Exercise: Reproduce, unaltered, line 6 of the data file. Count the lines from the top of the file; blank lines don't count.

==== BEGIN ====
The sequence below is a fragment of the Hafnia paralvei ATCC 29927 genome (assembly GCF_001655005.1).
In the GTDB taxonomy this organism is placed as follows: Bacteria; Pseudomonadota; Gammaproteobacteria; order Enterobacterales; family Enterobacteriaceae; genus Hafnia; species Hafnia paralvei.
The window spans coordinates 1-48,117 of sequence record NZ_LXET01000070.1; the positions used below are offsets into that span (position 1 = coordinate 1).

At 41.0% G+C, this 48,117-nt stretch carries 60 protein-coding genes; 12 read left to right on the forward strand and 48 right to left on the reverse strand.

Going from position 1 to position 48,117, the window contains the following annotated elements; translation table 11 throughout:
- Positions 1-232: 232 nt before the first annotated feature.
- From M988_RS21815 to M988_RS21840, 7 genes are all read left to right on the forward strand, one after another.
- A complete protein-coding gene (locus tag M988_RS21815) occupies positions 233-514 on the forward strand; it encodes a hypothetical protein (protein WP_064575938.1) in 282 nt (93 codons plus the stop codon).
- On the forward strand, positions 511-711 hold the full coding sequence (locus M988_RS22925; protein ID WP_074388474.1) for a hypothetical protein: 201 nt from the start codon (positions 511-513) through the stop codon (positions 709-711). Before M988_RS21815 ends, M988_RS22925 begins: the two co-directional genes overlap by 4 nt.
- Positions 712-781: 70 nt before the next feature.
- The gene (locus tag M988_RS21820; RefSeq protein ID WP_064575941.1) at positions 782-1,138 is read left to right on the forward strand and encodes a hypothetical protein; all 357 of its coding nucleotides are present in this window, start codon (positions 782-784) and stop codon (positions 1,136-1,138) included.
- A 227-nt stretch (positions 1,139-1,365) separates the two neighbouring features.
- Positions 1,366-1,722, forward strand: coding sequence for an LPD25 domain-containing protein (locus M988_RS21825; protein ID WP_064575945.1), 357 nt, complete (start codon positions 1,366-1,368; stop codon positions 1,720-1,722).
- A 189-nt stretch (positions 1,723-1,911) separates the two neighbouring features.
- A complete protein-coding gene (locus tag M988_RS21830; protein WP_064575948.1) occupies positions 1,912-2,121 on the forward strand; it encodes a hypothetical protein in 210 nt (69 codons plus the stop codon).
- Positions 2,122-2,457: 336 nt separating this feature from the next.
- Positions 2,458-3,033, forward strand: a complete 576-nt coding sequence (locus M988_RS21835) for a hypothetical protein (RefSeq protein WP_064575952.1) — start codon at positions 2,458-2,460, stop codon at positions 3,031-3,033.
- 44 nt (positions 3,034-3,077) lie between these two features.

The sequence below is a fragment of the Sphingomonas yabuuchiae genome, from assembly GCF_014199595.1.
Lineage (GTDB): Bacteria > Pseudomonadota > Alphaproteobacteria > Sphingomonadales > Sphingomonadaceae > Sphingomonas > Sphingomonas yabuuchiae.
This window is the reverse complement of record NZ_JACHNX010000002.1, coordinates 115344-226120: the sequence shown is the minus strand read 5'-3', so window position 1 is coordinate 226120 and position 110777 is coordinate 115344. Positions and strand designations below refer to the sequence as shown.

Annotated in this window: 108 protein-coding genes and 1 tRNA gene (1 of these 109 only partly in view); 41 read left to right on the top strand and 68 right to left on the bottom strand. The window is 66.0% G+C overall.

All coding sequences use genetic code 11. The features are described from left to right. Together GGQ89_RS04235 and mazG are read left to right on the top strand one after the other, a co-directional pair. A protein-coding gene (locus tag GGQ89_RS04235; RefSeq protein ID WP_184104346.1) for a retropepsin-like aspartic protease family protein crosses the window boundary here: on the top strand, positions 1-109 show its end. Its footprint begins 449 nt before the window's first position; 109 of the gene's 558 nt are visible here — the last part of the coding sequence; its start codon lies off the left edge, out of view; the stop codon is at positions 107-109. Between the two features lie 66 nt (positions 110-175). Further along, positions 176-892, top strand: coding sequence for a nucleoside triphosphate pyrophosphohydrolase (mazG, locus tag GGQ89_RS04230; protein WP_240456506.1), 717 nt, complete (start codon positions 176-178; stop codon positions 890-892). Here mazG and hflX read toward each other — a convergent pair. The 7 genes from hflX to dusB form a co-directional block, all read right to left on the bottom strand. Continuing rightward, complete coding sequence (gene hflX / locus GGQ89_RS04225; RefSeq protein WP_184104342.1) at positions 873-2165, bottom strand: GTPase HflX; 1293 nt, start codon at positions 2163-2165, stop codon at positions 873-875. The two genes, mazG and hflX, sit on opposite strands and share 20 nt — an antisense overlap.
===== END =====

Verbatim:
- Positions 1-232: 232 nt before the first annotated feature.